The Australian Democrats, a minor opposition party, said in a statement that selling uranium to India "will undermine the most fundamental international treaty on weapons proliferation and could lead to further escalation of tensions in South Asia."
Security analyst Sandy Gordon said Australian uranium, while quarantined for peaceful purposes, would enable India to divert uranium from other sources to weapons.
"India is in some form of nuclear competition with China and Pakistan ... and it would have an effect on that," Gordon told ABC.
Pakistan's Religious Affairs Minister Mohammed Ijaz ul-Haq said his country, which came close to nuclear war with India in 2002, expected a similar offer of Australian uranium.
"As a Pakistani, I can tell you the entire nation will be very upset" if Pakistan is excluded, ul-Haq told ABC.
The Nuclear Nonproliferation Treaty calls on nations to pledge not to pursue nuclear weapons in exchange for a commitment by five nuclear powers ï¿½ the U.S., Russia, Britain, France and China ï¿½ to move toward nuclear disarmament.
India and Pakistan, known nuclear weapons states, remain outside the treaty, as does Israel, which is considered to have such arms but has not acknowledged it.
1. Southeast Asia Wants Nuclear Powers' Pledge to Keep Nukes out of Region
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Southeast Asian countries want the world's leading nuclear powers to promise not to violate a treaty banning nuclear weapons in the region if they cannot formally accede to it, the countries said in a document.
Foreign ministers of the 10-member Association of Southeast Asian Nations will review the decade-old treaty to find ways of better enforcing it when they gather for an annual meeting in Manila next week.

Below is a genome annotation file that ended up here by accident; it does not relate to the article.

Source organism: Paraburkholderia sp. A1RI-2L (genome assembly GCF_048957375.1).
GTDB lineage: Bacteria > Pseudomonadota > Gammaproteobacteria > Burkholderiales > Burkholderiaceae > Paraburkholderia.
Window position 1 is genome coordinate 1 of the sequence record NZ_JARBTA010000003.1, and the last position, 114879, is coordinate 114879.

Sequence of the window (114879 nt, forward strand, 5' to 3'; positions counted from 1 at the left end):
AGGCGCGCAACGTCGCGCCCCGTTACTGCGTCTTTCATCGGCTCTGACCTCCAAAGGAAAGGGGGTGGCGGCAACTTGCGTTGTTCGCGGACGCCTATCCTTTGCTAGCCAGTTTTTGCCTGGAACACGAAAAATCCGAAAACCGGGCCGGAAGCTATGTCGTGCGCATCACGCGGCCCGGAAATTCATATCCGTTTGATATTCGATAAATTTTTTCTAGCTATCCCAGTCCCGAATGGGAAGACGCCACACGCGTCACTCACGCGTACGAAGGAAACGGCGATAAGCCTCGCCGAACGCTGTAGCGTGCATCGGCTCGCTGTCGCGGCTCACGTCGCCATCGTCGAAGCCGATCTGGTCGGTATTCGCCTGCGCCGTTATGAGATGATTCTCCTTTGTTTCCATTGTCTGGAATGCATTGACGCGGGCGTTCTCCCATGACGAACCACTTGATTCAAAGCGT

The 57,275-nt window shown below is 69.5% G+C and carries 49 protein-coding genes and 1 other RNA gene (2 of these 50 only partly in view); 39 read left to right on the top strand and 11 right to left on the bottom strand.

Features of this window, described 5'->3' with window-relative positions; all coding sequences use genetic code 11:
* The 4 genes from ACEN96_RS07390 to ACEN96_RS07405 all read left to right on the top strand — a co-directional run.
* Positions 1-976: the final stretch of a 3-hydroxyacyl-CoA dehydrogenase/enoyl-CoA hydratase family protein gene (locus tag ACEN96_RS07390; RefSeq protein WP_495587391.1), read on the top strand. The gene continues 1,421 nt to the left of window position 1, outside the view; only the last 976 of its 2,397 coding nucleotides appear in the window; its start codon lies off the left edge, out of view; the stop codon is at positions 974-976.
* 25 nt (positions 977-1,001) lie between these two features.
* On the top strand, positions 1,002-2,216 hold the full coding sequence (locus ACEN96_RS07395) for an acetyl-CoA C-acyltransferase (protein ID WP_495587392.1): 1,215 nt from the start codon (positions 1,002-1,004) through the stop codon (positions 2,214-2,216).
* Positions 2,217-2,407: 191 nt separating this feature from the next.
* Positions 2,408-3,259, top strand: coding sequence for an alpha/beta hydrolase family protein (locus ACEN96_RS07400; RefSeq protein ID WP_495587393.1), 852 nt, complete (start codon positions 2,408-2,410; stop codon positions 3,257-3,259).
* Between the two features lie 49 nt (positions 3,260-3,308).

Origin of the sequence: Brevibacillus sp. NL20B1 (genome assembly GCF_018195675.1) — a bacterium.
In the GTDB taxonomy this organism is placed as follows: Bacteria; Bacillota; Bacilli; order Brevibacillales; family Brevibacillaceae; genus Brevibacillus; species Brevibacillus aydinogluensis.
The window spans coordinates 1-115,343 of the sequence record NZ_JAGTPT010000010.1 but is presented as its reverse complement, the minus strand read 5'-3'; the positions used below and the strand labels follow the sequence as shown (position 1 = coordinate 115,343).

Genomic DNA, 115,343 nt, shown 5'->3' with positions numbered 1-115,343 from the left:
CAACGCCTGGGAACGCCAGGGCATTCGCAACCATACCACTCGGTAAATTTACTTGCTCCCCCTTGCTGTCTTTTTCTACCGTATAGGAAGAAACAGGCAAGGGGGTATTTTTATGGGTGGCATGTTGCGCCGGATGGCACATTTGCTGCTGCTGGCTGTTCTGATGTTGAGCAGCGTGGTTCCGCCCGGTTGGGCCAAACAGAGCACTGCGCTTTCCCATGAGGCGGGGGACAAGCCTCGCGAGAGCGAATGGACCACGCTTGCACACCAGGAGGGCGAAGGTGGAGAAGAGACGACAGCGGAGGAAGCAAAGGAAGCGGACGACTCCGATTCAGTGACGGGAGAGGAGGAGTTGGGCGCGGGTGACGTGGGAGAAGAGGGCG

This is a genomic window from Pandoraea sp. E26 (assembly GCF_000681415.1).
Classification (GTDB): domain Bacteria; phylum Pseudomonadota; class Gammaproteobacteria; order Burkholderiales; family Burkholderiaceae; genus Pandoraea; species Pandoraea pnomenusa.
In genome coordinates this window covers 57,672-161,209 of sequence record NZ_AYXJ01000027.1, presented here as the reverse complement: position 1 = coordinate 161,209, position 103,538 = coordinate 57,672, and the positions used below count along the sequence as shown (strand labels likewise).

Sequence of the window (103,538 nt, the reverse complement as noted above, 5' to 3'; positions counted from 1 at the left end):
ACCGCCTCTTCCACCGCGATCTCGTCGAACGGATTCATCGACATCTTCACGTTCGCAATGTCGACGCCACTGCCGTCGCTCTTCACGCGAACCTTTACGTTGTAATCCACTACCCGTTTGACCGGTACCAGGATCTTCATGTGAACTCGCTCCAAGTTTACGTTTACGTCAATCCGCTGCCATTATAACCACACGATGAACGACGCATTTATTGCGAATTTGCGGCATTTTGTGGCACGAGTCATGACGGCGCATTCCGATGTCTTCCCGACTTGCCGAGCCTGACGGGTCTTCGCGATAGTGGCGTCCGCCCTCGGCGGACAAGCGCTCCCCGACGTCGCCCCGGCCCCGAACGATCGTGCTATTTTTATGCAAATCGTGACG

Southeast Asia lies along the world's busiest sea lanes traversed by both civilian and foreign military vessels. The United States has a heavy military presence in the region but has traditionally refused to confirm or deny whether it transports nuclear weapons or stores them on its bases.
The possibility of nuclear weapons getting into the hands of terrorists has also been a concern.
"The emergence of possible non-state actors that might be eager to resort to the threat or use of nuclear weapons highlights the seriousness of this problem," Philippine Foreign Secretary Alberto Romulo said Friday.
While no violation of the Southeast Asia Nuclear Weapon-Free Zone treaty has been detected by ASEAN since the accord came into force in 1997, ASEAN has failed to convince key nuclear powers ï¿½ the United States, China, Great Britain, Russia and France ï¿½ to formally endorse it.
Under a five-year plan outlining steps to better ensure treaty compliance, ASEAN plans to ask those countries to at least promise to respect it.
Pending the nuclear powers' accession to the pact, ASEAN should "secure unilateral or collective declarations that they would not contribute to any activity that would violate the SEANWFZ treaty," according to the plan, a copy of which was seen by The Associated Press on Friday.
The plan, to be adopted by ASEAN foreign ministers in Manila next week, calls for more collaboration with the U.N. nuclear watchdog, the International Atomic Energy Agency, to improve the region's capability to detect any violation of the treaty.
It also seeks the establishment of a regional network for an early warning system for possible nuclear accidents and the development of a regional emergency preparedness and response plan.
A regional nuclear safety watchdog would be established under the plan to monitor ASEAN members pursuing nuclear energy programs. The plan encourages all ASEAN members to accede to international conventions on nuclear safety and those banning nuclear tests.
The treaty was signed in Bangkok on Dec. 15, 1995, and came into force two years later. Signatories agreed not to develop, manufacture or control nuclear weapons in the region and not to station, transport, use or test them.